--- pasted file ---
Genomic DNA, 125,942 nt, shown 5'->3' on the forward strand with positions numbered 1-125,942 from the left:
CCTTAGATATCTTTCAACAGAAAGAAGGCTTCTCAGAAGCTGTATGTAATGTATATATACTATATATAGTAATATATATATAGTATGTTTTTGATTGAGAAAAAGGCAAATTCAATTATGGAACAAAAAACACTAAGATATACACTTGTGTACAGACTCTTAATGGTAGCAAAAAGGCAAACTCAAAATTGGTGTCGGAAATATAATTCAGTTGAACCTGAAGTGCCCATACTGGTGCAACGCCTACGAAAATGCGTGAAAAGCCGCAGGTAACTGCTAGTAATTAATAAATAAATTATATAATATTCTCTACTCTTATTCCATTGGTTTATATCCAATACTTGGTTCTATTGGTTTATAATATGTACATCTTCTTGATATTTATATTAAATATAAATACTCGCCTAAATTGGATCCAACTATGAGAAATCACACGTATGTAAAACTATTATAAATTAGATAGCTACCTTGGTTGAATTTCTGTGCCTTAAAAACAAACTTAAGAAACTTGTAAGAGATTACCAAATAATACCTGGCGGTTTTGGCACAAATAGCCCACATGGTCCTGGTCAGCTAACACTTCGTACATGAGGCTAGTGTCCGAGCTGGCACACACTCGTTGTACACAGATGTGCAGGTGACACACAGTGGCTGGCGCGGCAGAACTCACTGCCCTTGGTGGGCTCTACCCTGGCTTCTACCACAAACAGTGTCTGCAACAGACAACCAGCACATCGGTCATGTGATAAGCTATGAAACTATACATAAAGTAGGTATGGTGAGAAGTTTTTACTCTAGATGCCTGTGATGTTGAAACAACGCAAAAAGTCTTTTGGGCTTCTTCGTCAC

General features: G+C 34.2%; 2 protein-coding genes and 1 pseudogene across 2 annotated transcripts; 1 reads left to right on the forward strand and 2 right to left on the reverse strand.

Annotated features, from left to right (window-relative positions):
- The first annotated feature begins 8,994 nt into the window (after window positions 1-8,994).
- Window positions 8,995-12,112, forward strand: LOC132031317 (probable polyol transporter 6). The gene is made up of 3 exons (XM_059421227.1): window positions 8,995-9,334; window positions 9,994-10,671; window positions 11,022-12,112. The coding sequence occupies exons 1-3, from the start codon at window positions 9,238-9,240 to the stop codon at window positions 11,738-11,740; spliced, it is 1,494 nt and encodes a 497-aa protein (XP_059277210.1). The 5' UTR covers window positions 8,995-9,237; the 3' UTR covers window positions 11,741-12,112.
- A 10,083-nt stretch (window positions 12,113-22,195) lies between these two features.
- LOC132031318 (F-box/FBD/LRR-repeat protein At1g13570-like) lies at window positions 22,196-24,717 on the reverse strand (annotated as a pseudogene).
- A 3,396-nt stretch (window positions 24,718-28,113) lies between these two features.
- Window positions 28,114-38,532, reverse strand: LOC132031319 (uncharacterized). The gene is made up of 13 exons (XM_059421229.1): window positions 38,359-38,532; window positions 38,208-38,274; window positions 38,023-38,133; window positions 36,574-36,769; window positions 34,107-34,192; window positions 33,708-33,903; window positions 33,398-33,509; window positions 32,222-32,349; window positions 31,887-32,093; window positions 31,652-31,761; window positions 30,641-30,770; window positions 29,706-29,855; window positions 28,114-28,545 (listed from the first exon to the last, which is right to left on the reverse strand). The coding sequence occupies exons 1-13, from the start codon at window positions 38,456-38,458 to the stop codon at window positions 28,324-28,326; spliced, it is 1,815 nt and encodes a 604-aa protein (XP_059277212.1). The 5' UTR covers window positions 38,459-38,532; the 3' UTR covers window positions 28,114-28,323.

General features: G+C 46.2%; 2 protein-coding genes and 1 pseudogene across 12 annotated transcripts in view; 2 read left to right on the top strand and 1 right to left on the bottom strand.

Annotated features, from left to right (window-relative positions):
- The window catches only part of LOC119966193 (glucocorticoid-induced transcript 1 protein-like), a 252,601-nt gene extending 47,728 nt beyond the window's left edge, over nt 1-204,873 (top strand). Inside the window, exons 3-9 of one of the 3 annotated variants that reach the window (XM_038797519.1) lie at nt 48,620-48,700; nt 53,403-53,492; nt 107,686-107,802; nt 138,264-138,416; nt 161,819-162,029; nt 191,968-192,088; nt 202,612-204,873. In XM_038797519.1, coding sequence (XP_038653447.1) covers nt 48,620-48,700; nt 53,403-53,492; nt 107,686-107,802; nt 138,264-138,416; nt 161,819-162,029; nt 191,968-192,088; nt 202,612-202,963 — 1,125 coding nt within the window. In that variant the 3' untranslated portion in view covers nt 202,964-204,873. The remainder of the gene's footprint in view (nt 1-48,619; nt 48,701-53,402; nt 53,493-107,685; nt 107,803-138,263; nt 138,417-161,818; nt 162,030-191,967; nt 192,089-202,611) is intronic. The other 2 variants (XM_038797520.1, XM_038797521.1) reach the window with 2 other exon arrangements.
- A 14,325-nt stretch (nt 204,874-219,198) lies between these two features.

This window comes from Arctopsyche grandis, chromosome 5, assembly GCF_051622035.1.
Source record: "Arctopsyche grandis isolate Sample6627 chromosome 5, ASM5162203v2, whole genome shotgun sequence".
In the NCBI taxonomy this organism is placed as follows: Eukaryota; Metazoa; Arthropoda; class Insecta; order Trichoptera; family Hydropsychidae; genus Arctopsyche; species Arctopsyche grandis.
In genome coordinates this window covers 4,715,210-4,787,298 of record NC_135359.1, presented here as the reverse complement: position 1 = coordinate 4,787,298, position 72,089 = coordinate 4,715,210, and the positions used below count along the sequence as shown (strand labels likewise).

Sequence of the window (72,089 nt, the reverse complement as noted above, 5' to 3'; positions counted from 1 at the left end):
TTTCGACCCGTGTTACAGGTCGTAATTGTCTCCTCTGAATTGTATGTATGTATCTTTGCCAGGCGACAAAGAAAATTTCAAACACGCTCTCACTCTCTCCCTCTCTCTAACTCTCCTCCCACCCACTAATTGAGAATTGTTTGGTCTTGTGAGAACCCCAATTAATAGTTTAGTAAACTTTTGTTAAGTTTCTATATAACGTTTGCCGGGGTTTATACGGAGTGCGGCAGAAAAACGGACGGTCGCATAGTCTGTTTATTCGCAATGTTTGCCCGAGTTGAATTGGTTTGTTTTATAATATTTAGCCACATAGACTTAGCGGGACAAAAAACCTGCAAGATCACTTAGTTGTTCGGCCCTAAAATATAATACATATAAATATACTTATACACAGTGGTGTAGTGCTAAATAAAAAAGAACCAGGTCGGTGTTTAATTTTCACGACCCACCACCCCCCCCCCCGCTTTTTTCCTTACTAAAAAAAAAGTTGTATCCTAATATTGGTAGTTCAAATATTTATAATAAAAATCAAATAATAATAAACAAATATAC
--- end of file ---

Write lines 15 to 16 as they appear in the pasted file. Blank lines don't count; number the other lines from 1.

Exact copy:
This window comes from Arctopsyche grandis, chromosome 5, assembly GCF_051622035.1.
Source record: "Arctopsyche grandis isolate Sample6627 chromosome 5, ASM5162203v2, whole genome shotgun sequence".